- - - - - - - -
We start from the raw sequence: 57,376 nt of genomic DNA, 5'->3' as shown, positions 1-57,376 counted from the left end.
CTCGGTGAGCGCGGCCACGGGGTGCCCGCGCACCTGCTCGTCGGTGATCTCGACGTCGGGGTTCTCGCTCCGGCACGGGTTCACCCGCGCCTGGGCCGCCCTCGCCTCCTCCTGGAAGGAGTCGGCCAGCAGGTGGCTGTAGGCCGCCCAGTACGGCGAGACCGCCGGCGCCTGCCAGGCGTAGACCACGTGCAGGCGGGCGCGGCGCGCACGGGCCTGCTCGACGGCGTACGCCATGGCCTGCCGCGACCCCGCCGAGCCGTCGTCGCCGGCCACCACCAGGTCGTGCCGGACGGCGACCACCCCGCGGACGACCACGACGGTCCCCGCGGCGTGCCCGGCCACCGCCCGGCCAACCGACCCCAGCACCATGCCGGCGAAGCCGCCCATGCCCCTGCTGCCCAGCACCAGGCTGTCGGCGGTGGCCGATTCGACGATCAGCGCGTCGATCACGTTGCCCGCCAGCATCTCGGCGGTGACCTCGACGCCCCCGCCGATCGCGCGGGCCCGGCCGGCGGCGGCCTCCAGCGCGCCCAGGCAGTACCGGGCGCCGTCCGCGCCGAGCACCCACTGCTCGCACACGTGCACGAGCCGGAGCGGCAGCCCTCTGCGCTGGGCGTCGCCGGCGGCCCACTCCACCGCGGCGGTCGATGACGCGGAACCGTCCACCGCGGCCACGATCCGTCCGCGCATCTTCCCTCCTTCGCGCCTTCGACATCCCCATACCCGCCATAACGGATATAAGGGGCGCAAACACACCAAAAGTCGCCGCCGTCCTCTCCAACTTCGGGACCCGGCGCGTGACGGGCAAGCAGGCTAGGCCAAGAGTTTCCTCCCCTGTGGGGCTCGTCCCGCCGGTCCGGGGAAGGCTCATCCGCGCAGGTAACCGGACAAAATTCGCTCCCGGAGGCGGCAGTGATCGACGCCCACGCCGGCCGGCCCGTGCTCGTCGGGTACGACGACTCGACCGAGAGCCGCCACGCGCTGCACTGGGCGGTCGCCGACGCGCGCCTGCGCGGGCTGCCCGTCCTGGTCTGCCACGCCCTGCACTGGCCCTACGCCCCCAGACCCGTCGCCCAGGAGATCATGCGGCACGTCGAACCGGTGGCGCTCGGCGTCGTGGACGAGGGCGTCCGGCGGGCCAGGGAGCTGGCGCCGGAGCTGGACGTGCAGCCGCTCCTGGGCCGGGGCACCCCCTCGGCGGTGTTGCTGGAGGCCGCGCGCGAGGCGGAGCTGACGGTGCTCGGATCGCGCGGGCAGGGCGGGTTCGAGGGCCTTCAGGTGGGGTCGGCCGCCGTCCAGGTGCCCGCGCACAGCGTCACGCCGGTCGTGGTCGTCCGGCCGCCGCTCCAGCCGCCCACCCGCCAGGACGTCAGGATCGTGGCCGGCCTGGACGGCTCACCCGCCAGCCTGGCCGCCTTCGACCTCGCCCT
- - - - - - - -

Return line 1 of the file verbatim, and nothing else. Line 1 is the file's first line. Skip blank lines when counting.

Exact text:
We start from the raw sequence: 57,376 nt of genomic DNA, 5'->3' as shown, positions 1-57,376 counted from the left end.